And then there was the whole question of Madeline's clothes. Why is she showing her knees? Everyone in this West African country knows knees are a private body part. We fixed the illustrations.

The Blen / Creative Commons, flickr

    

The recent surge in cases of measles across the United States has focused attention on the choices families make about immunizing their children. Like most parents, the young married couple I’m about to introduce you to has tried to do everything possible to ensure their baby is healthy. 

"We made our own food," the dad says.

Copyright 2015 NPR. To see more, visit http://www.npr.org/.

Transcript

RACHEL MARTIN, HOST:

Dusty Rhodes

 

Governor Bruce Rauner visited a handful of schools in central Illinois today to talk to students. 

At Lanphier High School in Springfield, the governor spent about 15 minutes talking to a library full of kids. His message: Education is the key to success, and he’s going to improve education in Illinois. 

“It’s the number one priority,” Rauner said. “To me, for my wife and me, there’s nothing more important than education.  And we’re dedicated to your education, to make sure it’s as best as it can possibly be.” 

Last week we told the stories of our favorite teachers. We hoped that would inspire you, and we weren't disappointed.

We've heard from hundreds of people — on social media, in comments on the blog and via email. Here are a few of our favorites:

Lets start with Facebook. Here's Felix Flauta Jr. in a comment on the NPR page:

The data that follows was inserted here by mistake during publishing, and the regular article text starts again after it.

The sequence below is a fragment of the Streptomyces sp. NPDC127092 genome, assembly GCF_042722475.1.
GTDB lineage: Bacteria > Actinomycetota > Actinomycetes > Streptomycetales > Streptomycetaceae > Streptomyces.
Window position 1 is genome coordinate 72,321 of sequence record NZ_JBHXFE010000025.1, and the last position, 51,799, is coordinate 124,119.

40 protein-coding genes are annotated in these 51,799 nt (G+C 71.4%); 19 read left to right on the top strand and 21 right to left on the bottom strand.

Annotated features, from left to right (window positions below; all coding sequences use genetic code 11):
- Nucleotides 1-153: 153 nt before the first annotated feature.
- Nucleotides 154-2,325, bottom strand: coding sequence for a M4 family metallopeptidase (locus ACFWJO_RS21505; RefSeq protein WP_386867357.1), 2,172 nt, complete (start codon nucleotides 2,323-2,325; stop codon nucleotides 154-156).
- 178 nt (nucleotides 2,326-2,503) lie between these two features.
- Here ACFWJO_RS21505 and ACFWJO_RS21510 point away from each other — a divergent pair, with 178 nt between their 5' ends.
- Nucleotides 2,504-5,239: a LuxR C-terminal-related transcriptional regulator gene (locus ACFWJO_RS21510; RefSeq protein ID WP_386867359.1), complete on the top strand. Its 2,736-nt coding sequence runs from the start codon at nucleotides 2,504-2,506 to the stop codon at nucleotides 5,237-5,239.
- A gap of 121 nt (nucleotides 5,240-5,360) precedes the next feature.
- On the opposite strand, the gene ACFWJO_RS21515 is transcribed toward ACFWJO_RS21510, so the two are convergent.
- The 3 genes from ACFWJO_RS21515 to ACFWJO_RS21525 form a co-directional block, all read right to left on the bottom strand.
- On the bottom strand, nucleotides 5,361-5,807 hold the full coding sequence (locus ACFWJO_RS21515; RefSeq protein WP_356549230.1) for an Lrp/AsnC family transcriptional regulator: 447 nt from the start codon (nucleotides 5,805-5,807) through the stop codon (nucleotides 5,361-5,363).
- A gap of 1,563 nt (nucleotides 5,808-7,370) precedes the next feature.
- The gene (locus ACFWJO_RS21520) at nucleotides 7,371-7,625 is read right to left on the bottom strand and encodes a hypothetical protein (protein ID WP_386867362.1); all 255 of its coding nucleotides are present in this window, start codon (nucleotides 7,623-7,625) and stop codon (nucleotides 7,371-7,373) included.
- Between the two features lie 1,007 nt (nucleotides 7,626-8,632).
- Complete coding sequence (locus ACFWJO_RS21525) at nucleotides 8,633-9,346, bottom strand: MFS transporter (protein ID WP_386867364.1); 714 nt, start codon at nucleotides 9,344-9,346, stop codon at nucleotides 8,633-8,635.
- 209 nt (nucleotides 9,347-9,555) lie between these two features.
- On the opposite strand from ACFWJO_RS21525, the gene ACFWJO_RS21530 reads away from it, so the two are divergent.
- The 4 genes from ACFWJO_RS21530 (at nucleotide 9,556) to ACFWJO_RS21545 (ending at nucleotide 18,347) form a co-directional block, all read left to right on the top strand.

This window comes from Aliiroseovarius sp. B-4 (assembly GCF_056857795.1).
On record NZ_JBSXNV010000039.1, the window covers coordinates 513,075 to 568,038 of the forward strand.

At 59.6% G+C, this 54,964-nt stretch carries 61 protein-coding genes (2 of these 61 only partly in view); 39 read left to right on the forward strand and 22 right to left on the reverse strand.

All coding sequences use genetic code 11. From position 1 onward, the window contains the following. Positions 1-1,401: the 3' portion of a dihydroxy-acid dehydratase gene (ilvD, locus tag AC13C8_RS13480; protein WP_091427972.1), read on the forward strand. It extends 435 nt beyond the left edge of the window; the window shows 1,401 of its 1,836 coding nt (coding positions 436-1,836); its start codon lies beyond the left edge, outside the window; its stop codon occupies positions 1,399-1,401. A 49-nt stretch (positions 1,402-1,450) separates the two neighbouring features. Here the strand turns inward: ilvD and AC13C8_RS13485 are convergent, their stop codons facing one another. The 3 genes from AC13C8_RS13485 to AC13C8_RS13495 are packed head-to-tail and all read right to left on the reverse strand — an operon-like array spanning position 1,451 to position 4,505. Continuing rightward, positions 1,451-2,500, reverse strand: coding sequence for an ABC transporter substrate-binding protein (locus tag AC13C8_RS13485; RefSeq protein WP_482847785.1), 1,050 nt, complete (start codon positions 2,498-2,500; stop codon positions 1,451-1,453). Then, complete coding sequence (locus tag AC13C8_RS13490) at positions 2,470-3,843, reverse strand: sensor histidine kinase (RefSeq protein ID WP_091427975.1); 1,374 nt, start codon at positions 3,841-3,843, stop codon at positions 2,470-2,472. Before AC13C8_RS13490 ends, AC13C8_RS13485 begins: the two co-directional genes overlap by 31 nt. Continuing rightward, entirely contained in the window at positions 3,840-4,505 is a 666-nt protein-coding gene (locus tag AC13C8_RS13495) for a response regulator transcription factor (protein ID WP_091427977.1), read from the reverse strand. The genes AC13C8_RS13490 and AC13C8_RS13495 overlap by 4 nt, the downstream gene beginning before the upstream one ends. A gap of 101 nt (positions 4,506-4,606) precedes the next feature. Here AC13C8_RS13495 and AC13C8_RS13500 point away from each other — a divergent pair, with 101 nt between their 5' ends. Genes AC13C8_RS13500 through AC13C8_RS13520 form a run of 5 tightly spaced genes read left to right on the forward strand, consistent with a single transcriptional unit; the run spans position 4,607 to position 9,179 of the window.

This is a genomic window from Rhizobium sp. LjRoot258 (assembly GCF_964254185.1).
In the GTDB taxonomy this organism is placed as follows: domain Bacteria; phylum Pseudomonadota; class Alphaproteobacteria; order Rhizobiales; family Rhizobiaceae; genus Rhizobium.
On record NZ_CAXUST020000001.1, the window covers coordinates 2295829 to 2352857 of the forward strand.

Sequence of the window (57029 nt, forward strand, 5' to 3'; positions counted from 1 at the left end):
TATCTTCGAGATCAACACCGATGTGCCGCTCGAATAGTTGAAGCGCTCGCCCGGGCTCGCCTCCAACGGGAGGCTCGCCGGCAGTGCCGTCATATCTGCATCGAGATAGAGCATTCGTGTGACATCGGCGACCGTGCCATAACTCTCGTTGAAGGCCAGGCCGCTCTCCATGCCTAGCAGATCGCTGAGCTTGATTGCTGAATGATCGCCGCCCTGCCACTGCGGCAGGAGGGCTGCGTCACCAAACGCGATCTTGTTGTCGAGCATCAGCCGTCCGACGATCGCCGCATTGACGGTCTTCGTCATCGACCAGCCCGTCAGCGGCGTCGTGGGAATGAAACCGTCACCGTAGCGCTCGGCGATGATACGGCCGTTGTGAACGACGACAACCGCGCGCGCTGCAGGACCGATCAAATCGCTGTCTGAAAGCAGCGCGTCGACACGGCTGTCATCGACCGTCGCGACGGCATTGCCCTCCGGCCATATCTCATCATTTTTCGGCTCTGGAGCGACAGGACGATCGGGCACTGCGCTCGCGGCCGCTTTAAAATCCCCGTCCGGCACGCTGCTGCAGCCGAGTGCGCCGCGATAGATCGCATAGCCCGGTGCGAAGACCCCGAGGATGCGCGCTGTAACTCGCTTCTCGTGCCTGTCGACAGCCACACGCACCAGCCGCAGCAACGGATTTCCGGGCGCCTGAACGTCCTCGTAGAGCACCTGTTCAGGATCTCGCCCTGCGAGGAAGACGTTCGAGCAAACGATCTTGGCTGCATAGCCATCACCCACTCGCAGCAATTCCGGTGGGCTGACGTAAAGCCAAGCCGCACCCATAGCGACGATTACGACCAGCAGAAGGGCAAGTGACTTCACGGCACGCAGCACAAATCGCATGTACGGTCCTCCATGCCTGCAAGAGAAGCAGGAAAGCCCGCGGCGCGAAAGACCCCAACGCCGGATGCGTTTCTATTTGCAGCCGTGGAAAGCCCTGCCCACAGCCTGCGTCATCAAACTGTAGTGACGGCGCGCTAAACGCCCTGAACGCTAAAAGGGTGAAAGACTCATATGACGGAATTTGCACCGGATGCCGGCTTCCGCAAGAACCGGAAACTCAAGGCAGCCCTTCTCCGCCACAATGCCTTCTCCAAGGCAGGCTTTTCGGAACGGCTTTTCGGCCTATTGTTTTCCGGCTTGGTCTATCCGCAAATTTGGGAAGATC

Rich School, Poor School

Feb 9, 2015

Beauty and peace radiate across the 319-acre campus of the elegant Cranbrook Schools in suburban Detroit. But in one corner of the upper school, overlooking the manicured lacrosse field, is an angst-filled office where students and their parents come to fret.

On a recent morning there, a pony-tailed soccer player was nervously fiddling with the zipper on her coat as she asked her college counselor if it was really necessary for her to do an admissions interview.

Copyright 2015 NPR. To see more, visit http://www.npr.org/.

Transcript

RACHEL MARTIN, HOST:

Copyright 2015 WUNC-FM. To see more, visit http://wunc.org.

Transcript

RACHEL MARTIN, HOST:

The main federal education law may finally get its long-overdue makeover in Congress this year, and we're going to be hearing and reading a lot about it.

Formally, it's the reauthorization of the Elementary and Secondary Education Act, or ESEA. The last time it got a major overhaul was in 2001, with President Bush's No Child Left Behind Act. But nothing much has been done with the law since 2007.

If Congress does finally get to it this year, What can we expect?

Copyright 2015 NPR. To see more, visit http://www.npr.org/.

Transcript

ROBERT SIEGEL, HOST:

President Obama went to a red state today to push his plan to cover community college tuition for some students. He touted that proposal at Ivy Tech Community College in Indiana.

(SOUNDBITE OF ARCHIVED RECORDING)

(Photo for College of DuPage by James C. Svehla)

The College of DuPage is getting heat about its spending lately.  The focus since last week has been a 760-thousand-dollar severance package for the school president.

That payout has taxpayers wondering how the college is spending their money . . . . . . and students wondering if that could lead to program cuts and tuition hikes.

When College of DuPage trustees met last week to approve a contract buyout for President Robert Breuder, more than 400 people showed up.

And they didn’t come to cheer.

SECRETARY: Chairman Birt.

Pages